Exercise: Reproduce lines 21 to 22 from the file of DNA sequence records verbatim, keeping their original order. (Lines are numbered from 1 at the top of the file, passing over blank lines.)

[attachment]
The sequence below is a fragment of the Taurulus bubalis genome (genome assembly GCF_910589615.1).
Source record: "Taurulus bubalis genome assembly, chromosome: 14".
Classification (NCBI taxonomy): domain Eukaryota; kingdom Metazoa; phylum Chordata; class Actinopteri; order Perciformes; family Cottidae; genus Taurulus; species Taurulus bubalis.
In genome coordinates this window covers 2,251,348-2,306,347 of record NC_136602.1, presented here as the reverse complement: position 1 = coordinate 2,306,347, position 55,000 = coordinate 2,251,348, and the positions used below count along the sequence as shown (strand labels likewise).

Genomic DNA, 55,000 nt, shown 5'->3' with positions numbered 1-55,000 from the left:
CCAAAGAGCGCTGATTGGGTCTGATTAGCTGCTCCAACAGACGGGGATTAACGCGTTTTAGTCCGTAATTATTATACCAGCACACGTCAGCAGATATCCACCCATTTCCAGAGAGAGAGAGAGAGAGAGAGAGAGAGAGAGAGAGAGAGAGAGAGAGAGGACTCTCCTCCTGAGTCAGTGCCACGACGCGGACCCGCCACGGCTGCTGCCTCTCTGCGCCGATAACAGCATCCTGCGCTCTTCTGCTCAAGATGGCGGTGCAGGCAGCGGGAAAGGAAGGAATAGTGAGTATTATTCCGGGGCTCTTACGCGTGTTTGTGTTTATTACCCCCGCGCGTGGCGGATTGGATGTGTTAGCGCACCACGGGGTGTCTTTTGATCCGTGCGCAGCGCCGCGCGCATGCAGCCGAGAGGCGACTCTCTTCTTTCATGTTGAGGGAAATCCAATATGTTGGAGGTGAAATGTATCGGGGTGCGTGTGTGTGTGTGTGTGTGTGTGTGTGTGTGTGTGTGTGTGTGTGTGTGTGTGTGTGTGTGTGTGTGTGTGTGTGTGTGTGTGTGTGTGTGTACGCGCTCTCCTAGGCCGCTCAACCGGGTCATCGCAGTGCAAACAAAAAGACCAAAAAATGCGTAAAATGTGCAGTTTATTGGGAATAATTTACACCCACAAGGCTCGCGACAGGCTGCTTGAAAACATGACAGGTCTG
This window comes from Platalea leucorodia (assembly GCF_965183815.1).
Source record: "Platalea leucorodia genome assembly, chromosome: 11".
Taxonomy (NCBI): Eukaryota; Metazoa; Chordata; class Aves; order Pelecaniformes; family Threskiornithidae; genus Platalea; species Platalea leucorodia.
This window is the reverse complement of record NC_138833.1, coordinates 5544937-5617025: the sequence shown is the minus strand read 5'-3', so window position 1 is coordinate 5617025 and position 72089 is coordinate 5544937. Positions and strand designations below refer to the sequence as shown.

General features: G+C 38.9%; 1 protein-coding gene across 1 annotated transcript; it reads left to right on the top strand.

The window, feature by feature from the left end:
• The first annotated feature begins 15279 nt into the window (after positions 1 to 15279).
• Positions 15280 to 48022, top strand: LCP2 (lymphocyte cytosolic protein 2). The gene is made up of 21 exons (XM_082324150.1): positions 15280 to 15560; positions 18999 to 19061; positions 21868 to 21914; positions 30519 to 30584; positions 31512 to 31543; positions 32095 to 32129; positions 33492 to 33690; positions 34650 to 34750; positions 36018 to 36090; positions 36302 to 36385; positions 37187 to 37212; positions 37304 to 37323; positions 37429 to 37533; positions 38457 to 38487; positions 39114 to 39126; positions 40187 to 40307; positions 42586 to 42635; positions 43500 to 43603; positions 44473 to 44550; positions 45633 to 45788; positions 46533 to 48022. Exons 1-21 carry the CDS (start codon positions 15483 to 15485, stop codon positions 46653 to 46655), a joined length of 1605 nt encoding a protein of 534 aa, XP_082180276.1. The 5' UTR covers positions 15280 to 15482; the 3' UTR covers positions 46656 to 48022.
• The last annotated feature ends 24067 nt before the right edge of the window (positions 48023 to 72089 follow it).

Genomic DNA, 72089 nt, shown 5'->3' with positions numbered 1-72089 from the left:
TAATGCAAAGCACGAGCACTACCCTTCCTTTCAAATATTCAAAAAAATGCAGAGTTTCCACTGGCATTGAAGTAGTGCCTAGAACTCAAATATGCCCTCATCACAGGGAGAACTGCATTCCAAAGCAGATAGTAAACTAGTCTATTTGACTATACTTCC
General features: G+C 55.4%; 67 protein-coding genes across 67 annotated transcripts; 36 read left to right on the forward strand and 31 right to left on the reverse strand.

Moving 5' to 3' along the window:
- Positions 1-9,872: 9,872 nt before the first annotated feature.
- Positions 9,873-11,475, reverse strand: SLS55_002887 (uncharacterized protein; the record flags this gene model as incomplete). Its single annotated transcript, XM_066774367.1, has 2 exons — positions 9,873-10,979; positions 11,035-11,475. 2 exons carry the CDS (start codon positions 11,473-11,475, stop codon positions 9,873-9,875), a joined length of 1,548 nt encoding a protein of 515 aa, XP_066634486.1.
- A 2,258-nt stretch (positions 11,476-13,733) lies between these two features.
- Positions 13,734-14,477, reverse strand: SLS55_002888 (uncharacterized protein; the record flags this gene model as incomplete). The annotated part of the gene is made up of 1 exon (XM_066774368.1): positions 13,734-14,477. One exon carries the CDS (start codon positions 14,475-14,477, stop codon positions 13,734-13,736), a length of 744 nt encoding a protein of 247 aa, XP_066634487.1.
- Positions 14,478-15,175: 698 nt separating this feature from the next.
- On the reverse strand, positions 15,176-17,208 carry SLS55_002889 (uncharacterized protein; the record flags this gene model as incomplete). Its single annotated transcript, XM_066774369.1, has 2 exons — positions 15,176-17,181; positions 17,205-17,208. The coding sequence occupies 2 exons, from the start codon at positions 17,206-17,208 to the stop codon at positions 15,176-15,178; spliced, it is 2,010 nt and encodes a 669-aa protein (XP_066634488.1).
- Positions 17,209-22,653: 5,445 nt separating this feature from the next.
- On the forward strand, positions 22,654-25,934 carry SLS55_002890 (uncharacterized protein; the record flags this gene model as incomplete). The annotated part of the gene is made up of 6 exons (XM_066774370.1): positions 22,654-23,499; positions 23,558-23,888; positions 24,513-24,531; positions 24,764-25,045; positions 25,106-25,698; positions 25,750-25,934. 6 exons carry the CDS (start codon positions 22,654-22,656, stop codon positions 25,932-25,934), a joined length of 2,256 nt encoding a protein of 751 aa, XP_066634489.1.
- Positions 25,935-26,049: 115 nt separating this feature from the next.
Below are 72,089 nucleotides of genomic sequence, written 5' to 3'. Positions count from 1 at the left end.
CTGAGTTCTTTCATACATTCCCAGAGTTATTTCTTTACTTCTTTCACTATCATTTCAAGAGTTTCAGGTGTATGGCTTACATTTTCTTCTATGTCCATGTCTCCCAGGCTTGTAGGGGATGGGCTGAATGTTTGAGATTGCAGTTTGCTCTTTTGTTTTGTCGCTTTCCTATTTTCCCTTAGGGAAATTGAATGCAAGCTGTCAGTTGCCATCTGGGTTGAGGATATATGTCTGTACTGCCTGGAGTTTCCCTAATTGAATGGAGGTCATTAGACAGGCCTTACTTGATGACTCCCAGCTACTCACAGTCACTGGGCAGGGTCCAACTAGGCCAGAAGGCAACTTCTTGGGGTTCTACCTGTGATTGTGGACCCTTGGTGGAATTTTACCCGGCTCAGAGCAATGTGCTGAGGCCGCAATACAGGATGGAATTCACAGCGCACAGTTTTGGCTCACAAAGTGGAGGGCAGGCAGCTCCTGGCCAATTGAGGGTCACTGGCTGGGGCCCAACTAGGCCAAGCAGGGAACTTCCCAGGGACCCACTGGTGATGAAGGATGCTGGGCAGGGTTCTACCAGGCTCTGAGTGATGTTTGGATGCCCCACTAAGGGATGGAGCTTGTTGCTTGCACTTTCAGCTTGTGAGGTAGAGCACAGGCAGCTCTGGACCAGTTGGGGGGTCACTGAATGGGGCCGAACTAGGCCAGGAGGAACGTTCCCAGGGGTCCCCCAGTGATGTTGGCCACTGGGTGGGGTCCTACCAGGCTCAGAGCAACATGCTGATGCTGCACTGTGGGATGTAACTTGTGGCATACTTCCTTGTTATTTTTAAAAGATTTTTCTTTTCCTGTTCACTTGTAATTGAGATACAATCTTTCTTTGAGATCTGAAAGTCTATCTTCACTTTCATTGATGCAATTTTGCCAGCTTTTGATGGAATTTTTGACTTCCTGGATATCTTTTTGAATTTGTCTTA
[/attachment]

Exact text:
- Positions 9,873-11,475, reverse strand: SLS55_002887 (uncharacterized protein; the record flags this gene model as incomplete). Its single annotated transcript, XM_066774367.1, has 2 exons — positions 9,873-10,979; positions 11,035-11,475. 2 exons carry the CDS (start codon positions 11,473-11,475, stop codon positions 9,873-9,875), a joined length of 1,548 nt encoding a protein of 515 aa, XP_066634486.1.
- A 2,258-nt stretch (positions 11,476-13,733) lies between these two features.